These horseback trail riding tips will help you deal with obstacles that are not seen in the arena. Rugged ever changing terrain, water, bridges, brush, holes, wildlife, dirt bikes……and on and on it goes. One thing for sure, it’s never boring!
When you are riding a horse up a hill, especially a steep one or a long climb, you will need to do all you can to make it easier on the horse. Lean forward. With the balls of your feet, use your stirrups to balance in this new forward leaning position. For very steep hills you will need to put your weight well over the horse’s shoulders and your stirrups may shift far to the back. This is ok. Many horses will try to run or lunge when going up a hill. When a horse lunges up hill it is very easy for them to pop you right off the back of the saddle. You may need to hold onto the horn to keep from slipping off the back. Use your reins to pull a lunging horse in. Make your horse walk it.
When riding a horse down hill use your stirrups. Lean back and move your stirrups forward and place your weight on the balls of your feet. For very steep hills you may be leaning very far back and have your stirrups pointing toward the horse's shoulders. I have ridden down hills so steep the back of my head hit my horse’s rump! Give your horse enough rein so they can keep their balance and watch where they are putting their feet. You may find yourself having to outstretch your hand very far forward. If your horse tries to rush it, use the rein to pull them in and make them walk safely down.
If you do much trail riding at all, you’re bound to come across a water crossing. Choose a safe place to cross. Hopefully the trail will naturally bring you to the best crossing spot. Most trail horses will cross water without hesitation or they’ll cross when all the other horses have gone over and they don’t want to get left behind. After all, horses have a very strong herd instinct.
Give your horse plenty of rein so they can drop their head and choose their best footing. An experienced trail horse will watch where they place their feet. Your job it to stay balanced and let them do their work.
If you area passing a very wide shallow river, don’t look down at the water. Keep your eye focused on the shore ahead. Encourage your horse to keep their head up and moving forward. This is because the moving water can have a fun house effect, making both horse and rider dizzy! No joke, it’s happened to me. One of our mares got so dizzy another rider had to come in an help lead her out.
An experienced trail horse will pay attention to where they are walking, but that does not mean you get to fall asleep in the saddle. Always watch the ground for hazards like holes, barbed wire or pieces of metal that have been abandoned (like car parts). You just never know what you’ll come across out on the trail. Also, it’s up to you to pay attention for low riding limbs and branches. Your horse will duck their head to avoid a low branch, but could care less if you get swept off the saddle.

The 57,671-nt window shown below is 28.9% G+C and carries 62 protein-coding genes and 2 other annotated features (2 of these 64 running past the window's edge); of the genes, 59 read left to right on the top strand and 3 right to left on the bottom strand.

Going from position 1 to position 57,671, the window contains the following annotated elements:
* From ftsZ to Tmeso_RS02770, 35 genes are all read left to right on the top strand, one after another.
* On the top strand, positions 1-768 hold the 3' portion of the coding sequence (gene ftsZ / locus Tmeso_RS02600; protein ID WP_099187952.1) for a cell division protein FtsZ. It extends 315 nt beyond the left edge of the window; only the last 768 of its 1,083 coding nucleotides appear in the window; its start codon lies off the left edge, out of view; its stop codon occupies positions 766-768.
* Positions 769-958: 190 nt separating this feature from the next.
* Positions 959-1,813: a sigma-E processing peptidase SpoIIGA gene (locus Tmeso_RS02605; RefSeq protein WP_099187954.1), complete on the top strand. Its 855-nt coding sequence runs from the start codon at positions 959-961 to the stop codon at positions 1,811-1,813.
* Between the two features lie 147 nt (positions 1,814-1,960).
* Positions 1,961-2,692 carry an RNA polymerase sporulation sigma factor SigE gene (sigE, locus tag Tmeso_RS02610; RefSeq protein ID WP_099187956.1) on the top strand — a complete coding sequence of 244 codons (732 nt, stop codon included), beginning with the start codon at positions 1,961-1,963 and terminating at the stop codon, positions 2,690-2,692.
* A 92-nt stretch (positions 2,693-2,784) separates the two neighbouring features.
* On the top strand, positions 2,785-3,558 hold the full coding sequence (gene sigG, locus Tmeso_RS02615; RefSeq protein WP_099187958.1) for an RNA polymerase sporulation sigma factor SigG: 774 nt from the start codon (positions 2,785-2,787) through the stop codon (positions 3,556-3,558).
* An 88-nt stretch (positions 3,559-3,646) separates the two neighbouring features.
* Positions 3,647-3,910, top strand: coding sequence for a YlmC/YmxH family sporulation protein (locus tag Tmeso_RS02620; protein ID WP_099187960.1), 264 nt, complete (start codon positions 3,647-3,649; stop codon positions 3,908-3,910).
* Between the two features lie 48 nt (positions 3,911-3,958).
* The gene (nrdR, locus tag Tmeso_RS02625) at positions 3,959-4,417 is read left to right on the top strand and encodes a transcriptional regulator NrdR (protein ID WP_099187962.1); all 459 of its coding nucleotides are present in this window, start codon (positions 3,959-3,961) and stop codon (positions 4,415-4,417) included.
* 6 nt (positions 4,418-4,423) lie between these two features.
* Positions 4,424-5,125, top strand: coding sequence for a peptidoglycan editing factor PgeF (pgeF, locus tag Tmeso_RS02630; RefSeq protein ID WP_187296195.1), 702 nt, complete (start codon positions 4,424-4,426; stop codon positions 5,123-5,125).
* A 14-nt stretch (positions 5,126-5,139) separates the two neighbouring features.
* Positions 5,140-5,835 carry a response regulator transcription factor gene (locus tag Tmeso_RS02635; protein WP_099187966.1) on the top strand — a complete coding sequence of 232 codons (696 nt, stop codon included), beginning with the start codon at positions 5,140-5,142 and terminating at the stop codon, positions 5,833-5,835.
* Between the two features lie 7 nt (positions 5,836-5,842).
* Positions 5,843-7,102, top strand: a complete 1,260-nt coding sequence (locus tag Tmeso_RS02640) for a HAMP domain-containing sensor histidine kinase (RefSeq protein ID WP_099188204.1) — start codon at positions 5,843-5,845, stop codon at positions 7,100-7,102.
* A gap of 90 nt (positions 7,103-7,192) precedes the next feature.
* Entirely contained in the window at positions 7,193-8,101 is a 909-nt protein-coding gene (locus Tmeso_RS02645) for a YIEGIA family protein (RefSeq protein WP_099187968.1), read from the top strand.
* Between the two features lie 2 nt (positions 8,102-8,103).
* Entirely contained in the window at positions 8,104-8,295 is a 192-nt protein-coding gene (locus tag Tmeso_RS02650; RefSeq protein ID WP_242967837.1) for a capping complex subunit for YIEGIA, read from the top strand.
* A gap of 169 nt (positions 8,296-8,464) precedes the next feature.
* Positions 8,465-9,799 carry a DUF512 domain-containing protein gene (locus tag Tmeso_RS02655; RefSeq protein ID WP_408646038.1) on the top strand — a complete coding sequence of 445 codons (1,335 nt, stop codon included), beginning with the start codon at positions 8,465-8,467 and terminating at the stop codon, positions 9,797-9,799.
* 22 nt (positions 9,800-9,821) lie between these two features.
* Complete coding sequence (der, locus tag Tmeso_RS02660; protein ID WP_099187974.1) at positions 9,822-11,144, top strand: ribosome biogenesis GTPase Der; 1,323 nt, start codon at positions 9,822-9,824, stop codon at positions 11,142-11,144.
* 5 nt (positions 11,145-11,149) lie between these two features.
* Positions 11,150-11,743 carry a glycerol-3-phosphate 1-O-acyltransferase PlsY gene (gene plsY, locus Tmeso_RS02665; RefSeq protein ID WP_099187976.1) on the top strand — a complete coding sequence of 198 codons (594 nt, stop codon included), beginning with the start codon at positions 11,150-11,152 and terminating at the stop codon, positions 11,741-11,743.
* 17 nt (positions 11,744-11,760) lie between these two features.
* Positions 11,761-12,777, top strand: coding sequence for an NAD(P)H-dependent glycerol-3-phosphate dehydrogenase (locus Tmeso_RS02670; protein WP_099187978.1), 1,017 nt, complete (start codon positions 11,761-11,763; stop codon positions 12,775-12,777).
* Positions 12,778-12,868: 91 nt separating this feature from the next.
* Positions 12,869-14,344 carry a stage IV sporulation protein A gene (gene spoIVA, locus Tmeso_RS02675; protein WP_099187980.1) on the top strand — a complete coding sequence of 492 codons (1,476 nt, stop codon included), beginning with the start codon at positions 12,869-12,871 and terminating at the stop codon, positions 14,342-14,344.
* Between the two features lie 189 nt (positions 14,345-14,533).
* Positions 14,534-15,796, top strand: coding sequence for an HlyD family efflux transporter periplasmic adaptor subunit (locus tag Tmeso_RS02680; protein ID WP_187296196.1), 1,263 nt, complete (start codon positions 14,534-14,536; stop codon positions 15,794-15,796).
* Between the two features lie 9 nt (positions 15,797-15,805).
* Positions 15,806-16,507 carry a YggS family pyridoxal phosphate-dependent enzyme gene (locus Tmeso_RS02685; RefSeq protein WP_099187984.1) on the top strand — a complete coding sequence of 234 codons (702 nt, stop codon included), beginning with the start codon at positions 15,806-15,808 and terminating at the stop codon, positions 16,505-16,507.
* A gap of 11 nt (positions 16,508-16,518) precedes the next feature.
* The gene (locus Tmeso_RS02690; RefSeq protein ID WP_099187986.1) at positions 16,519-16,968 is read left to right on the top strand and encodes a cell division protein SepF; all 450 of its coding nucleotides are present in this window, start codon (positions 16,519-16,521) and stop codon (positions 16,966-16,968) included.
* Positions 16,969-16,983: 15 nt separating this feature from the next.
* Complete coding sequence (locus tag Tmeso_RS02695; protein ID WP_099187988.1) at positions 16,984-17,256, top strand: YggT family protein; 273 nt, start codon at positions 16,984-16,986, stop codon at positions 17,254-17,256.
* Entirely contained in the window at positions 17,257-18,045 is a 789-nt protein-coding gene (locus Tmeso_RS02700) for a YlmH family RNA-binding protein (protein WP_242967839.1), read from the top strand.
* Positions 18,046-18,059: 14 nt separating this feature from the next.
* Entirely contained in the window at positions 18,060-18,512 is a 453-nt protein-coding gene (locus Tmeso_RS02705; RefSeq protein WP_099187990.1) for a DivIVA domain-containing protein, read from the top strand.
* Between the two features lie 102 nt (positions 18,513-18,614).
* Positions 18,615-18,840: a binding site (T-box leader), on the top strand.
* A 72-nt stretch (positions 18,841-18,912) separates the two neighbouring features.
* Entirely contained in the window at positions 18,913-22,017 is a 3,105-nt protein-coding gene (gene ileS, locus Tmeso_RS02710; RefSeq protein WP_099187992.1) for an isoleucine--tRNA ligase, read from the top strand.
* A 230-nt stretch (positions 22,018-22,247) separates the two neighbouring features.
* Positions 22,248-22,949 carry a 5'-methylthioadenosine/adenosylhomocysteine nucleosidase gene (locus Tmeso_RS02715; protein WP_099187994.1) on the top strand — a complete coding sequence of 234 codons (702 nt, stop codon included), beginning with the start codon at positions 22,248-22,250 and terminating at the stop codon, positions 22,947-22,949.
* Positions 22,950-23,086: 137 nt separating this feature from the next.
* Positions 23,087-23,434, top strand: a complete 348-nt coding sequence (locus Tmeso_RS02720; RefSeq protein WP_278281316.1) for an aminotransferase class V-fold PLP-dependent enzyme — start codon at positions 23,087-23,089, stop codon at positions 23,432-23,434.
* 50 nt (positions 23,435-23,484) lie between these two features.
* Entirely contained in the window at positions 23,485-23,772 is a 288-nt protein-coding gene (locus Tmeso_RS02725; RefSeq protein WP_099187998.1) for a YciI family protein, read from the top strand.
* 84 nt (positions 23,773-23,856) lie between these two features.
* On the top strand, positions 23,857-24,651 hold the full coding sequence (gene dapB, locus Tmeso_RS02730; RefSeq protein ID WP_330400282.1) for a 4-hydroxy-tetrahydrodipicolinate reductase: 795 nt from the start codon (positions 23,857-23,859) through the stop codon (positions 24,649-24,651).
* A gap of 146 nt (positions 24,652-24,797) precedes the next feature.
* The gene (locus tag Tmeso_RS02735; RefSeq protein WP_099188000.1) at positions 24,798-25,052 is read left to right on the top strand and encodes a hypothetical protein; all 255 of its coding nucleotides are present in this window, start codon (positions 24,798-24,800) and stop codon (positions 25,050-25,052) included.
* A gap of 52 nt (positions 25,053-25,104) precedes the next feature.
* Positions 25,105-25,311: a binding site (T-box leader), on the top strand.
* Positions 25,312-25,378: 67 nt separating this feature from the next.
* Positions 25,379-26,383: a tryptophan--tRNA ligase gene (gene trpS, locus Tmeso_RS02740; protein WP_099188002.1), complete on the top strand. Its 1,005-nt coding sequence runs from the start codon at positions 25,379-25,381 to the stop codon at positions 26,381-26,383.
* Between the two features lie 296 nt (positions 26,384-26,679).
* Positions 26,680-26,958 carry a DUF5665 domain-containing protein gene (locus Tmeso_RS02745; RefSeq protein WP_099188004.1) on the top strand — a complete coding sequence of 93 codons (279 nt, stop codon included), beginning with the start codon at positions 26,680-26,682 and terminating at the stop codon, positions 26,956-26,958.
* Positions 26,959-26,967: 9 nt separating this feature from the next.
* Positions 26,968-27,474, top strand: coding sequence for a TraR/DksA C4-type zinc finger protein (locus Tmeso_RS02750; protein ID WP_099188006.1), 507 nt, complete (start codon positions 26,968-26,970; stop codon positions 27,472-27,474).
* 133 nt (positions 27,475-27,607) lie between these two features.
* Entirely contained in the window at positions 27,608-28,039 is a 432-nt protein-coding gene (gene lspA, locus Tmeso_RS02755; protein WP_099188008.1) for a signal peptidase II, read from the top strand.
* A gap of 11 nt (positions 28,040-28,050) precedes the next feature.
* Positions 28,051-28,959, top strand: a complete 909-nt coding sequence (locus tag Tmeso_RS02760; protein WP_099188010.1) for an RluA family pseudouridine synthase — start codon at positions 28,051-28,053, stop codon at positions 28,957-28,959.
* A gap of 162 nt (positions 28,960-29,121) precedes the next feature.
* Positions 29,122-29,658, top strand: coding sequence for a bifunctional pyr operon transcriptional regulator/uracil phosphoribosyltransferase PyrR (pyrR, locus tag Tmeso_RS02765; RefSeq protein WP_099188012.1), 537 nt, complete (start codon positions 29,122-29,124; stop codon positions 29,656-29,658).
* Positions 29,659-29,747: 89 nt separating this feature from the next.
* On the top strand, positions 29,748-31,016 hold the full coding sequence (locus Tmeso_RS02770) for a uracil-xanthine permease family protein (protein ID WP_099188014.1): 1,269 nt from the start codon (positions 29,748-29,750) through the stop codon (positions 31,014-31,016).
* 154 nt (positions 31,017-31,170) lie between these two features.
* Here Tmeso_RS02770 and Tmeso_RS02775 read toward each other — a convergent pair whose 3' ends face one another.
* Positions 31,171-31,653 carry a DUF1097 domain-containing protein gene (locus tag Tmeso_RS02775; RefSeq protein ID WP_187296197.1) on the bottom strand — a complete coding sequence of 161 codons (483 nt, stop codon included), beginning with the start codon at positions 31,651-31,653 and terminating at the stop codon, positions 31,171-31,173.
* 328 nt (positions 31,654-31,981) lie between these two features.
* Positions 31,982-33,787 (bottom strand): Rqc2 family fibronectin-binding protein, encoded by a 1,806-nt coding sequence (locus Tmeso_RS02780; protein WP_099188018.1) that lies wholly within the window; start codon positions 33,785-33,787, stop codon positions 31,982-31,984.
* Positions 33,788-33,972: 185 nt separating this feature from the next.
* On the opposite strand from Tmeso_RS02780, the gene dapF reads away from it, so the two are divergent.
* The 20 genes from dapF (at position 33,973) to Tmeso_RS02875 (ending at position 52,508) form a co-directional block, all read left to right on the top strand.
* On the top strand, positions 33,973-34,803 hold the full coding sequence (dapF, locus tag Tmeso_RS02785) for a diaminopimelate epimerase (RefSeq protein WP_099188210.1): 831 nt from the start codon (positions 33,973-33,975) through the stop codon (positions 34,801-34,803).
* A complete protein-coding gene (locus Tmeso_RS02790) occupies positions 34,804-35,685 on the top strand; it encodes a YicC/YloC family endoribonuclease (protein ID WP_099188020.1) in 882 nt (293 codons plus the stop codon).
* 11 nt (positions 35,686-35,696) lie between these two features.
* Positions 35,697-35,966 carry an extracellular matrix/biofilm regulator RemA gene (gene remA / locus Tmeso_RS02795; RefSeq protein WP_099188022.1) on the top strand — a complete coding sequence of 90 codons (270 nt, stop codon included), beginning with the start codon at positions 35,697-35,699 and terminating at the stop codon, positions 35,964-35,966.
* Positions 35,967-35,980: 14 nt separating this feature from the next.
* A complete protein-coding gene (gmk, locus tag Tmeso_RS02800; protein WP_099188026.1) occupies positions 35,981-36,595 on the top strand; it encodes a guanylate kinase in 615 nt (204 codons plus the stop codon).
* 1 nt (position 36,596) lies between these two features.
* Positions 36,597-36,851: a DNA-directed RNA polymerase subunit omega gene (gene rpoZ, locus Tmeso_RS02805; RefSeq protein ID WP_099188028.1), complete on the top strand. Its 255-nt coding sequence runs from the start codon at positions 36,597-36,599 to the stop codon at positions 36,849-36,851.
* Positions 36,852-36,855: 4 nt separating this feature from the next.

The horseback trail rider learns to expect the unexpected. I have run across teenagers racing on dirt bikes on a narrow trail at high speeds. You have to act quickly in a situation like that. There have been bears, cattle, snakes and elk. One time we came across a herd of Roosevelt Elk. The mare I was riding was so frightened by them I could feel her heart beating right through my saddle pads and my saddle! Luckily the Elk moved off and she settled right down. Come to think of it, that mare was afraid of cows too…..
When ever you come across an obstacle in the trail like a fallen log or large rocks or anything that requires your horse to place his feet well, let your horse have some rein so he can drop his head and pick the best route to take. Of course it's up to you, the trail rider, to use your best judgment and guide your horse when necessary.
Every horse, will at some point, be startled by something. Horses are prey animals and their instinct is to run away. When a horse is fearful they don’t think well. It’s your job to be the brains of the outfit. As a new rider you might be tempted to grab the saddle horn and hunch forward. This will throw you off balance. If you have read how to ride a horse, you will remember the part about keeping your heels pointed to the ground and sitting back. This will keep your butt firmly seated in the saddle. Pull back on the rein to bring your horse in. Talk out loud in a soft voice to your horse. It will help calm your horse and you too.
Even the best of trail horses will occasionally stumble. The natural instinct is to pull on the reins to make them stop the forward motion. Your horse will need to use his head and neck to regain his balance. Instead of pulling on the rein, you need to do the exact opposite and throw the reins forward to give your horse as much head as they need to catch their balance.
Horseback trail riding is one of life’s great pleasures. The horses enjoy it as much as the riders do. The trail rider often becomes insatiable; always looking for new trails, new places to discover and new adventures to be had. I myself, am hopelessly addicted to trail riding and I hope that you too discover the joy of horseback riding out in the natural world.